On May 9, Filipinos will vote for a new president and vice president in arguably one of the country’s most consequential elections. While outgoing President Aquino has overseen a dramatic turnaround in his country’s economic fortunes, the Philippines still faces a range of important challenges, including an unfinished economic reform agenda, an internal security threat from Islamic militants, and potential confrontation with China over disputed islands in the South China Sea. A panel of Southeast Asia experts discussed how Aquino’s potential successor would handle these challenges and what’s at stake for U.S.-Philippines relations. Carnegie’s Vikram Nehru moderated.
This event was co-sponsored by the U.S.-Philippines Society and the Southeast Asian Studies Program of the Johns Hopkins University’s School of Advanced International Studies.
William Wise is practitioner-in-residence and senior associate director of Asian and Southeast Asian Studies at the Johns Hopkins University School of Advanced International Studies.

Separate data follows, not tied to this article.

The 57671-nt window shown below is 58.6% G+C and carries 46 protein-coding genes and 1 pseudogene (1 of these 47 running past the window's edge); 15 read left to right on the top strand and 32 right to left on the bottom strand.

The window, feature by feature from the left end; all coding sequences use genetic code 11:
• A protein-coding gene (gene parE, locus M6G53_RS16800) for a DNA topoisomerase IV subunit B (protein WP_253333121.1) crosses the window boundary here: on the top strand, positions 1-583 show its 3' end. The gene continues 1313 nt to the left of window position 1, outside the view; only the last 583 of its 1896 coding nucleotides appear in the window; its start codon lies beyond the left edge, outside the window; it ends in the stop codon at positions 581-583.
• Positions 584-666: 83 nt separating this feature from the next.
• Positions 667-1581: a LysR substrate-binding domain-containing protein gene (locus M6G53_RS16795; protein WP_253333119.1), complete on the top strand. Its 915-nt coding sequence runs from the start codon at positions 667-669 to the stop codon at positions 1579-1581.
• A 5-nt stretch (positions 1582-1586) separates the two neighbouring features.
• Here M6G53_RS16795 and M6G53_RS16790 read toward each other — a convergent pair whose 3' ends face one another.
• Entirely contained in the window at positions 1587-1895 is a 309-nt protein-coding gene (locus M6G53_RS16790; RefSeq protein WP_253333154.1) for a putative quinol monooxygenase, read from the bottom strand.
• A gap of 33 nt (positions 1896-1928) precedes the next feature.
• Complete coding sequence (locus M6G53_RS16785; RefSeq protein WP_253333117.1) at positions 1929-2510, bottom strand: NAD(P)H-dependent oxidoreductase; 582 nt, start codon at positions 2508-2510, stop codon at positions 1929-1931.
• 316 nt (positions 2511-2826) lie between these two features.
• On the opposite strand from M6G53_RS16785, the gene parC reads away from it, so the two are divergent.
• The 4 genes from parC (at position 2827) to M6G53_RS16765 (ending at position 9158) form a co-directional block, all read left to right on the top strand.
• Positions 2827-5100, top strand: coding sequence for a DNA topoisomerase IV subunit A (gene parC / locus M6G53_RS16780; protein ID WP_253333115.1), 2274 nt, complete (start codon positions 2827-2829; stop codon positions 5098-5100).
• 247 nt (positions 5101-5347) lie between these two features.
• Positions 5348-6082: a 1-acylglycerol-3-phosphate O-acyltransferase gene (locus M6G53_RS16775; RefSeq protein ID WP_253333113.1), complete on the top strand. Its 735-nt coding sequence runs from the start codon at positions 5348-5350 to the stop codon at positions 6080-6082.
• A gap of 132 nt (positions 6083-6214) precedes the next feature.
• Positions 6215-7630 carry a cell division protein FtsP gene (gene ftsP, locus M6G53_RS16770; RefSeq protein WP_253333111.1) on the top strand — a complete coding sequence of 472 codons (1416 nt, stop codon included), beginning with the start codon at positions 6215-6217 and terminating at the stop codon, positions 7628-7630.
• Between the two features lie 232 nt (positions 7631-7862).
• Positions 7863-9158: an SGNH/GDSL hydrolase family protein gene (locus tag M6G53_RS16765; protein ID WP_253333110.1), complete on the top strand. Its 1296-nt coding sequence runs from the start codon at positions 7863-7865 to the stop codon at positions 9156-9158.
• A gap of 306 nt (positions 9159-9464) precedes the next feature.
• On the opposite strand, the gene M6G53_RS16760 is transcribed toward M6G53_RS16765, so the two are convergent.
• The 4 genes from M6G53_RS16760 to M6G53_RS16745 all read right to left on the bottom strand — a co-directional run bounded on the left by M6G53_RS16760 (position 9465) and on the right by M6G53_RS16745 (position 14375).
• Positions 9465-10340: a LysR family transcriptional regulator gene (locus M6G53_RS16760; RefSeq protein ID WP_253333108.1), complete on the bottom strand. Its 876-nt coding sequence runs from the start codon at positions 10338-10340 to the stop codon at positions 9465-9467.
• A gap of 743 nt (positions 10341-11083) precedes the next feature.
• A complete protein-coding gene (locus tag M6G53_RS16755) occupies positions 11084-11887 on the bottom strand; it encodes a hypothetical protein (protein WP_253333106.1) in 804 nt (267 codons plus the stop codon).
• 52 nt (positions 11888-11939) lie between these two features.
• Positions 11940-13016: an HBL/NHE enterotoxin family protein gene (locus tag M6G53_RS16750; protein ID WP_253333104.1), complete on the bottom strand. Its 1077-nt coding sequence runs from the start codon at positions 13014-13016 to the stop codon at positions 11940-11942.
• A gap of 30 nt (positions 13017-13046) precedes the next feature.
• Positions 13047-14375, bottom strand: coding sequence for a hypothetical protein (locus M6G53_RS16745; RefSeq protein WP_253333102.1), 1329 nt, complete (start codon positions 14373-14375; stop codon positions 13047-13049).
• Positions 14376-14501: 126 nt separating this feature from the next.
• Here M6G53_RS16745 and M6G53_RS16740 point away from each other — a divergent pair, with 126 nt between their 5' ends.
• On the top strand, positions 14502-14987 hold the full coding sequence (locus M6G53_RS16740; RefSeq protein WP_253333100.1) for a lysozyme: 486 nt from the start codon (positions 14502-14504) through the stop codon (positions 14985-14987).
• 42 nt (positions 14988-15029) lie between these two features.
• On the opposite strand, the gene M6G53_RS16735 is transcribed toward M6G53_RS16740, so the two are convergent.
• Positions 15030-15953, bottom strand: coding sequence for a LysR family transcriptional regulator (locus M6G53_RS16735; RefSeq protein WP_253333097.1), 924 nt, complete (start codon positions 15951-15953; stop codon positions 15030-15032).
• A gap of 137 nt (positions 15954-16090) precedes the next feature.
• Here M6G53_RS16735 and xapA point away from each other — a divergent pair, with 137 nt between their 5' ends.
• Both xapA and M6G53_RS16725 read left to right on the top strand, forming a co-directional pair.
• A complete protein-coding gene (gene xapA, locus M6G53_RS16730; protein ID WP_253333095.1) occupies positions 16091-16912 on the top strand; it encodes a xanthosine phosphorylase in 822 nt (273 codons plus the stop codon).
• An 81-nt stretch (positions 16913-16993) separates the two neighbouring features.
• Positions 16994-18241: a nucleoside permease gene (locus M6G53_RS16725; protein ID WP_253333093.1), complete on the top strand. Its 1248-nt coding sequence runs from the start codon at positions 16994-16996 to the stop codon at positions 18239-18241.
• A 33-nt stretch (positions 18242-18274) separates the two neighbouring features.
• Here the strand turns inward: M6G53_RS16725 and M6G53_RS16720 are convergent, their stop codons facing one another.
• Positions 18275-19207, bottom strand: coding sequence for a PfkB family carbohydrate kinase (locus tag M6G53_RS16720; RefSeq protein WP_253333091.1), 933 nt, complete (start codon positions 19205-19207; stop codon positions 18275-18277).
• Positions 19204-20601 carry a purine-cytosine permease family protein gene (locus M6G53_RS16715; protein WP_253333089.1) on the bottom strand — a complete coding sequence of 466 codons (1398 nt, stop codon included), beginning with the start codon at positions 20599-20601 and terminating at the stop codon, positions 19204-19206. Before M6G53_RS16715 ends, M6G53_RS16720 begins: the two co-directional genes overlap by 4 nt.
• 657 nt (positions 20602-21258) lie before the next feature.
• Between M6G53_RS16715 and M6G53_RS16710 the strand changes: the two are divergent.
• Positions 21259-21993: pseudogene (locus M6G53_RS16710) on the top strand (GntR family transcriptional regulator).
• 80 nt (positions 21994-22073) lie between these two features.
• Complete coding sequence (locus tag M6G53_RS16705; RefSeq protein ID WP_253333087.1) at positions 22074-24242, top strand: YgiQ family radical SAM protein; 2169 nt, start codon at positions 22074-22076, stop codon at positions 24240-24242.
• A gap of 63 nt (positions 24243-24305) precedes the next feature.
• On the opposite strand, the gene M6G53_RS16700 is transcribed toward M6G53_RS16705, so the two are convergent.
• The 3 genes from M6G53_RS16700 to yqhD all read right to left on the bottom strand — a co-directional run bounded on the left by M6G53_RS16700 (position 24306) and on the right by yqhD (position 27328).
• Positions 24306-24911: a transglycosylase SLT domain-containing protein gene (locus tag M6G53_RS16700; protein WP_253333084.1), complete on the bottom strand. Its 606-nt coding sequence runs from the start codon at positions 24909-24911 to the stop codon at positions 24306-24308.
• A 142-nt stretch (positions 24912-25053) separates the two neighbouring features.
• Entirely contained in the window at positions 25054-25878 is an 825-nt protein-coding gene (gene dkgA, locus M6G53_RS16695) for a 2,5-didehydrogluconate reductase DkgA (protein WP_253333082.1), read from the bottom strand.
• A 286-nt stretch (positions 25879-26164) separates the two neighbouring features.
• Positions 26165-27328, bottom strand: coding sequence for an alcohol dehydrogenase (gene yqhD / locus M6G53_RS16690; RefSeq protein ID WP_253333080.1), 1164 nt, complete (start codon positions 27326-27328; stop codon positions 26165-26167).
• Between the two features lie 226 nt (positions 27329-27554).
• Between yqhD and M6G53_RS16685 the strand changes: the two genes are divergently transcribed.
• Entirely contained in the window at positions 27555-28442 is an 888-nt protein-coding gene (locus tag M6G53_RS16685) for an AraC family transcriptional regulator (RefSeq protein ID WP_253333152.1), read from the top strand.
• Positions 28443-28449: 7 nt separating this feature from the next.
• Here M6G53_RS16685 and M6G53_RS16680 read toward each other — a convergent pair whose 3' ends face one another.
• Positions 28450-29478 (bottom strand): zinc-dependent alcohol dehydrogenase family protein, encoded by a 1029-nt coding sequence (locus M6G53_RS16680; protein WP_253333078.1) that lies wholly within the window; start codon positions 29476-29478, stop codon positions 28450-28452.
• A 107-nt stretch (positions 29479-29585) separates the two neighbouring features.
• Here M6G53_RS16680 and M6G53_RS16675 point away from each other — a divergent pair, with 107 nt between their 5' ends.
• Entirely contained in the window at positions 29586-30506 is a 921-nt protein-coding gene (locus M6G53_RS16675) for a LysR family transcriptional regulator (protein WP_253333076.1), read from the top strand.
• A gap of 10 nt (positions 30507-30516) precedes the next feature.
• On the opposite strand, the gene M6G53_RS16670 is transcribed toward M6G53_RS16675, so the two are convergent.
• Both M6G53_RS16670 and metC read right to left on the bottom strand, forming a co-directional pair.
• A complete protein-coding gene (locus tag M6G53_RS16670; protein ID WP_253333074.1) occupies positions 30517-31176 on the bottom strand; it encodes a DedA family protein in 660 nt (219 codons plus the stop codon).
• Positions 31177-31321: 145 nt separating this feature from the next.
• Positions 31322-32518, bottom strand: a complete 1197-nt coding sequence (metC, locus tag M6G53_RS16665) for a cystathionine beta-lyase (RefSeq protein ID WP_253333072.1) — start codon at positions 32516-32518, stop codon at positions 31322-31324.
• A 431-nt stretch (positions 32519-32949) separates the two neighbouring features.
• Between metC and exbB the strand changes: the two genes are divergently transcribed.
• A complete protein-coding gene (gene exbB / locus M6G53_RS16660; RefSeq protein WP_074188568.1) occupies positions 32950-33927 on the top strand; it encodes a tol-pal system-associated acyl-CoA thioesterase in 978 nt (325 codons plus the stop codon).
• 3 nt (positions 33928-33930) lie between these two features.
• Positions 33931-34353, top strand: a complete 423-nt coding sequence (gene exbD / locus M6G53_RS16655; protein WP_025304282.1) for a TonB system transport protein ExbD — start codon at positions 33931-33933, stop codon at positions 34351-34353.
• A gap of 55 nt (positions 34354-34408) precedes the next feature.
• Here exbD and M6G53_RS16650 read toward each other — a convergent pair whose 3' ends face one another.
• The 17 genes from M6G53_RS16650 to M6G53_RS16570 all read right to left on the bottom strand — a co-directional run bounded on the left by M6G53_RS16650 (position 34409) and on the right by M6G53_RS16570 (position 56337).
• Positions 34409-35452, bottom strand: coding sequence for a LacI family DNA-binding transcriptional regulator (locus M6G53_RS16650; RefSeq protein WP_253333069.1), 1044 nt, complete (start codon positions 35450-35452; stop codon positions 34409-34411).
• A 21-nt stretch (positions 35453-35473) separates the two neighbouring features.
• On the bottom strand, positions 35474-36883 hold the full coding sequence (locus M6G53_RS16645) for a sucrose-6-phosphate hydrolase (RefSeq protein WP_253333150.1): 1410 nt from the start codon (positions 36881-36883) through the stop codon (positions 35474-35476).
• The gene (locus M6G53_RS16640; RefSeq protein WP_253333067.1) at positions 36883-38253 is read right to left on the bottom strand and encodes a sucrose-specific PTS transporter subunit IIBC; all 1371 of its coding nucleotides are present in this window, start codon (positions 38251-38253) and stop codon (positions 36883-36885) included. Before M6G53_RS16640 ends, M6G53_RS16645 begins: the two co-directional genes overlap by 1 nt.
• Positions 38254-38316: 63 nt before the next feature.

Murray Hiebert serves as senior fellow and deputy director of the Southeast Asia program at the Center for Strategic and International Studies in Washington.
Michael Eiland is an independent foreign affairs consultant with several years experience in senior positions in the U.S. army and the U.S. intelligence community focused mainly on East Asia.
Marvin C. Ott
Marvin C. Ott is professorial lecturer and visiting scholar in Southeast Asia studies at the Paul H. Nitze School of Advanced International Studies, lecturer in East Asian Studies at the Johns Hopkins University, and public policy scholar at the Woodrow Wilson International Center for Scholars.
Vikram Nehru is a senior associate in Carnegie’s Asia Program where he focuses his research on the economic, political, and strategic issues confronting Asia, particularly Southeast Asia. Follow him on Twitter @VikramNehru.